The Friday Five 09.11.18
A round-up of five of the best, most interesting, significant or unusual jobs on Planner Jobs this week.
1. DON'T BE A (TIN) MUG
Property strategy lead (x2), Cornwall Council.
County Hall, Truro, the southernmost city on mainland Britain.
"The property team is seeking to recruit two property strategy leads to support the council’s aspirations in rationalising the estate across Cornwall, enabling devolution and future growth of the estate in an evolving climate.
"You will have particular responsibility for developing programmes, funding bids and business cases for, and communicating the benefits of, property rationalisation, devolution and sharing."
Truro, population 19,000, is both Britain's smallest and most southerly city. Situated in central Cornwall, it's close to the beautiful Roseland Heritage Coast.
During the period when tin mining was a major industry, Truro was one of Cornwall's four 'stannary' towns, where locally mined tin and copper was brought, twice a year, for assaying and stamping and then onward shipment from the port. The principal role of a stannary town, however, was the collection of tin coinage, the proceeds of which were passed to the Duchy of Cornwall or the Crown. Tin coinage was abolished in 1838.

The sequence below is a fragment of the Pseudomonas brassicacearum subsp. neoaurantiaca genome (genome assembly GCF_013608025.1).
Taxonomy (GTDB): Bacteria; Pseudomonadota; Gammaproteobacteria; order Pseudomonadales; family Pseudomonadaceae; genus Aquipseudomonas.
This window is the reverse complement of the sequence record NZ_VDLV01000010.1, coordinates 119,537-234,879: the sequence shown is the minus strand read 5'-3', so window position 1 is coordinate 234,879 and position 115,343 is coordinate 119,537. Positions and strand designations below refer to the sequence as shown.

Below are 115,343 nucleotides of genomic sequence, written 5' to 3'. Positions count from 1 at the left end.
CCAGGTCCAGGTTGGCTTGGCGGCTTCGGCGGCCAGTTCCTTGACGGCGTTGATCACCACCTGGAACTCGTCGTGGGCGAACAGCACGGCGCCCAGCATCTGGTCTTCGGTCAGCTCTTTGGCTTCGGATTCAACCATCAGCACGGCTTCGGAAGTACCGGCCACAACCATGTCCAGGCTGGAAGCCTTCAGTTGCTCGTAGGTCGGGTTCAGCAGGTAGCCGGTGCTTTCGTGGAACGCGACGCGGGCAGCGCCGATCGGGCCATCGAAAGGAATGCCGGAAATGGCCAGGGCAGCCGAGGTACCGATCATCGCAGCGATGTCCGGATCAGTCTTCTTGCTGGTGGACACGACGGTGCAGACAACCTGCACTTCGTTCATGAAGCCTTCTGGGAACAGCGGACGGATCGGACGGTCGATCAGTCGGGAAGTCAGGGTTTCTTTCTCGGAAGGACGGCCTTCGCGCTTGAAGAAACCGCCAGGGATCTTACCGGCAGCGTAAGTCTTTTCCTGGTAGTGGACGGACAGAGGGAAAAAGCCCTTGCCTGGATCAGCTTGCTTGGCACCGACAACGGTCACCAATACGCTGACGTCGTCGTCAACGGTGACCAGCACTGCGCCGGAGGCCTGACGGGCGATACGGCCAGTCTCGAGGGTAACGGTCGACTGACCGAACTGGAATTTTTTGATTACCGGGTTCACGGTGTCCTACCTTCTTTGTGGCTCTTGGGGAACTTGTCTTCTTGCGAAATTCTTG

2. TAKE AN EARLY BATH
Planning manager, Campaign to Protect Rural England (part-time role)
Welwyn village, Hertfordshire (not Welwyn Garden City, but very close).
"The position of planning manager is the most important paid post at CPRE Hertfordshire. The role includes making our case on local plans, attending examinations in public when necessary, and ensuring we respond to major planning applications.
"It is a part-time role and might suit a planning professional wanting to reduce their hours as they approach retirement or having retired, and want to work for two or three days a week helping to protect our precious countryside."
Welwyn is a large and historic village of 8,000 residents just outside Welwyn Garden City.
Archaeology and historic records suggest that Welwyn has been continuously occupied for more than 2,000 years. Among the finds in the village are the burials of various local Iron Age chieftains dated to the 1st century BCE, and the remnants of third-century Roman bath house.
3. THE JOB FOR YEW
Senior planning case/enforcement officer, Cotswold District Council/Publica.
Purpose built offices constructed with local stone on the edge of central Cirencester, a market town in east Gloucestershire.
"Publica - a partnerhsip between four councils - is seeking to recruit a senior planning case/enforcement officer. The post will comprise a dual role within the development management service: comprising approximately 50 per cent enforcement work and 50 per cent in the processing of planning applications, related pre-application advice, general enquiries and appeals."
The Cotswolds are considered one of the most beautiful parts of England and contain more than 6,000 listed buildings, set in attractive countryside, 70 per cent of which is in an area of outstanding natural beauty.